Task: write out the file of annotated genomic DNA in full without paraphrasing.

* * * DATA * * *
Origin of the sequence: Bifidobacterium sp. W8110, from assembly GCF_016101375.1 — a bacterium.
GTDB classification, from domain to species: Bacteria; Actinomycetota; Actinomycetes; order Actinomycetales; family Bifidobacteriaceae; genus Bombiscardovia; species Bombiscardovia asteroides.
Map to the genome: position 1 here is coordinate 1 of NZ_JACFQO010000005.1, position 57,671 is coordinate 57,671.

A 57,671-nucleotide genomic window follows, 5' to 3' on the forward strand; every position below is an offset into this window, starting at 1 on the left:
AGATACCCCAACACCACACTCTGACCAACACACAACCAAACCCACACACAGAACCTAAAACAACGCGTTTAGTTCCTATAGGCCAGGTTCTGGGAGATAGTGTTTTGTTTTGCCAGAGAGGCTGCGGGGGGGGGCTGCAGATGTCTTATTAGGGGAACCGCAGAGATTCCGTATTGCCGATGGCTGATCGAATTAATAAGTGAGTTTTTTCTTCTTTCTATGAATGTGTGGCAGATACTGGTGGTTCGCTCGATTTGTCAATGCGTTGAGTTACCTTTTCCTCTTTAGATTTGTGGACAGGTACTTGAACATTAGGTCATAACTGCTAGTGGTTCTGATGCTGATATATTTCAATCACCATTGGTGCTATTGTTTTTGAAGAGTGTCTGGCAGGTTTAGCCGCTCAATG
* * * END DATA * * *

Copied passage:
Origin of the sequence: Bifidobacterium sp. W8110, from assembly GCF_016101375.1 — a bacterium.
GTDB classification, from domain to species: Bacteria; Actinomycetota; Actinomycetes; order Actinomycetales; family Bifidobacteriaceae; genus Bombiscardovia; species Bombiscardovia asteroides.
Map to the genome: position 1 here is coordinate 1 of NZ_JACFQO010000005.1, position 57,671 is coordinate 57,671.

A 57,671-nucleotide genomic window follows, 5' to 3' on the forward strand; every position below is an offset into this window, starting at 1 on the left:
AGATACCCCAACACCACACTCTGACCAACACACAACCAAACCCACACACAGAACCTAAAACAACGCGTTTAGTTCCTATAGGCCAGGTTCTGGGAGATAGTGTTTTGTTTTGCCAGAGAGGCTGCGGGGGGGGGCTGCAGATGTCTTATTAGGGGAACCGCAGAGATTCCGTATTGCCGATGGCTGATCGAATTAATAAGTGAGTTTTTTCTTCTTTCTATGAATGTGTGGCAGATACTGGTGGTTCGCTCGATTTGTCAATGCGTTGAGTTACCTTTTCCTCTTTAGATTTGTGGACAGGTACTTGAACATTAGGTCATAACTGCTAGTGGTTCTGATGCTGATATATTTCAATCACCATTGGTGCTATTGTTTTTGAAGAGTGTCTGGCAGGTTTAGCCGCTCAATG